the NCAA Tournament field was $1.47 million, up from an average of $1.4 million the
previous season.7 For example, Louisville head basketball coach, Rick Pitino, signed a
10-year contract through 2022 which will pay him roughly $42 million if he completes it,
plus potential bonuses worth millions.8 More jarring still is that Louisville’s athletics
director Tom Jurich stated, “I would look at him and say he is underpaid.”9 If Rick
Pitino’s ten-year contract worth roughly $42 million is a bargain, these universities are
getting a sizable discount on the top-tier athletes who actually play the sports. In a multibillion dollar business where everyone gets their fair market value and can bargain for it,
what reasonable argument does the NCAA have for others being excluded from this
The reality is that college athletics is a gargantuan business with no sign of
downsizing in sight. The current mode short-changes athletes and lacks a sound policy
justification. This paper will demonstrate the fundamental unfairness in the current
system and illustrate the lack of reasonable justifications for imposing these restrictions. .
The NCAA is the last major athletic organization to attempt to keep its adult athletes from
being paid or profiting off their own accomplishment, and that needs to change.


Erik Brady, Steve Berkowitz and Jodi Upton, Pitino, Calipari among
highest-paid college basketball coaches, USA TODAY Sports (Oct. 10,

Part I: Amateurism and Student-Athletes
A. The Malleability NCAA Amateurism
The NCAA has described amateur competition as a “bedrock principle” of college
athletics.10 Currently the NCAA defines amateurism in both normative and positive
terms: “Student-athletes shall be amateurs in an intercollegiate sport, and their
participation should be motivated primarily by education and by the physical, mental and
social benefits to be derived. Student participation in intercollegiate athletics is an
avocation, and student-athletes should be protected from exploitation by professional and
commercial enterprises.”11 The NCAA definition of amateurism is far more idyllic than it
is in place with reality.
The O’Bannon v. NCAA case, although limited in scope, was a major step in
recognizing the contradictory nature of the NCAA’s “bedrock principle.” The NCAA
asserts “its challenged rules promote consumer demand for its product by preserving its
tradition of amateurism in college sports.”12 Despite this emphatic assertion, the evidence
presented at trial demonstrated that the NCAA’s policies have been inconsistent.13 To the
contrary, the rules regarding amateurism has changed numerous since the NCAA—then
known as the Intercollegiate Athletic Association (IAA)—enacted its first bylaws
regarding amateurism in 1906. It provided that:
No student shall represent a college or university in an intercollegiate game or
contest who is paid or receives, directly or indirectly, any money or financial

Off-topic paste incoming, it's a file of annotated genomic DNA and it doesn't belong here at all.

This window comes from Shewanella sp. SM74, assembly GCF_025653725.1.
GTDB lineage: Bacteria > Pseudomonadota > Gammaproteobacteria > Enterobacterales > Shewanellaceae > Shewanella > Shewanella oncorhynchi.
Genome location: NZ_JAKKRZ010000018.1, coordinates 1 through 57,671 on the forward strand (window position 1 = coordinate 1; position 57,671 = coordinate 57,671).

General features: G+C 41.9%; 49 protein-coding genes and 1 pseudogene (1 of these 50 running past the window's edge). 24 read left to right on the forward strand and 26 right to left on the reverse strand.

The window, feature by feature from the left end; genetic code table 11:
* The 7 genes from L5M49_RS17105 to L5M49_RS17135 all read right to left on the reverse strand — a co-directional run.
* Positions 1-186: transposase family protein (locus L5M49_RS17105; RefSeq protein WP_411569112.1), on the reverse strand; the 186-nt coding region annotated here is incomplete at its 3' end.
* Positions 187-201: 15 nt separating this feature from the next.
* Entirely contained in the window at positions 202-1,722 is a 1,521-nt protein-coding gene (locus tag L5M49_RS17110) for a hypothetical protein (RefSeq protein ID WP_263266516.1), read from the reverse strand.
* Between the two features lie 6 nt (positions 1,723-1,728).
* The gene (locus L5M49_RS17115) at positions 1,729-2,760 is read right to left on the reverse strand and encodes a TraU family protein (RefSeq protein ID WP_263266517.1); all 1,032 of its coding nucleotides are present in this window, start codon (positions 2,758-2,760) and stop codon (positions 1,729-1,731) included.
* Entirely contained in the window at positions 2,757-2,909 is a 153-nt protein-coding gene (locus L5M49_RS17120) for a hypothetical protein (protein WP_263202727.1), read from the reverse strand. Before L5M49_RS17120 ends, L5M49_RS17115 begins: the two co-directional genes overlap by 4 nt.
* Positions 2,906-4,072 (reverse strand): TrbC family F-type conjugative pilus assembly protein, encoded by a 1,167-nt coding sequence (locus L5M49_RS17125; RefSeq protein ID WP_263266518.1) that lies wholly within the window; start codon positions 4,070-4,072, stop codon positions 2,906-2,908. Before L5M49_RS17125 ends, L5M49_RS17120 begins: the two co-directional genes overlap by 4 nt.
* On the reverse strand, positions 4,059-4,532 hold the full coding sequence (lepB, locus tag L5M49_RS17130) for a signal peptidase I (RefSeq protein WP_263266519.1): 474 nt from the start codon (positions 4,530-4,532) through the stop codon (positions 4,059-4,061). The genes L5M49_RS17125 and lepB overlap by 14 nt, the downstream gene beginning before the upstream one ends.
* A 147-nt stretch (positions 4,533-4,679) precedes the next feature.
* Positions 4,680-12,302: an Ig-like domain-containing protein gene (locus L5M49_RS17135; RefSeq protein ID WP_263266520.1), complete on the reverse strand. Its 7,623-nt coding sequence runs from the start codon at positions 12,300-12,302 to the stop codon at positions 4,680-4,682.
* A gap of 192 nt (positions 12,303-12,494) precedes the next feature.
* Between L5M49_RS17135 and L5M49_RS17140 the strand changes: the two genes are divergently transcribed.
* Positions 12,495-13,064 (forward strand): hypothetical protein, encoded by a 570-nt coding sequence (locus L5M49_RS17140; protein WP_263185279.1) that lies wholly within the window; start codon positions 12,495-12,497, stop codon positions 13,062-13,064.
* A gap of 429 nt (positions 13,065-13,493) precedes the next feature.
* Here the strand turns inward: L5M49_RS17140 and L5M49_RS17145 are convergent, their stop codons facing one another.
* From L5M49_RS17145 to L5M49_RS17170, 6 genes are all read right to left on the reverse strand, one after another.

concession or emolument as past or present compensation for, or as prior
consideration or inducement to play in, or enter any athletic contest, whether the

NCAA, Amateurism, (accessed Oct.
28, 2014).
See NCAA Division I Manual, §2.9 The Principle of Amateurism at 4.
See Findings of Fact and Conclusions of Law, O’Bannon v. NCAA, 7 F.
Supp 3d, at 999 (N.D. Cal. 2014).
Id. at 973-78.

said remuneration received from, or paid by, or at the instance of any organization
or faculty of such college or university, or any individual whatever.14
In 1916 the association, now known as the NCAA pivoted again, adopting a new
rule defining an amateur as “one who participates in competitive physical sports only for
pleasure, and the physical, mental, moral, and social benefits directly derived
therefrom.”15 The NCAA altered that definition again in 1922 describing an amateur as
“one who engages in sport solely for the physical, mental or social benefits he derives
therefrom, and to whom the sport is nothing more than an avocation.”16
In 1956, the NCAA began permitting schools to award athletic scholarships to
student athletes.17 This new set of rules provided a national standard governing athleticsbased financial aid and imposed a limit on the size of athletic scholarships that schools
were permitted to offer.18 That limit--now known as a full “grant-in-aid”—precluded
student-athletes from receiving any financial aid beyond that needed for “commonly
accepted educational expenses,” including tuition, room and board, books, and cash for
incidental living expenses.19 The NCAA further revised its definition, and in 1975 the
association removed the cash for incidental expenses from the full grant-in-aid.20
The rules were amended again in 2013 to allow different levels of compensation
for recruits in different sports. Permitting Division I tennis recruits to earn up to ten
$10,000 per year in prize money from athletic events before they enroll in college. Other


See O’Bannon, supra note 14, at 973-74.
Id. at 974.
See O’Bannon, supra note 14, at 974.


Division I recruits21, in contrast, remain barred from receiving any prize money in excess
of their actual and necessary costs of competing in an event.22
The range in definitions of the NCAA’s self-described “bedrock principle” of
amateurism clearly demonstrates contradictions. The current concept of amateurism
stands in stark contrast to the definitions set forth in the NCAA’s early bylaws.
Interestingly enough, education—which the NCAA now considers the primary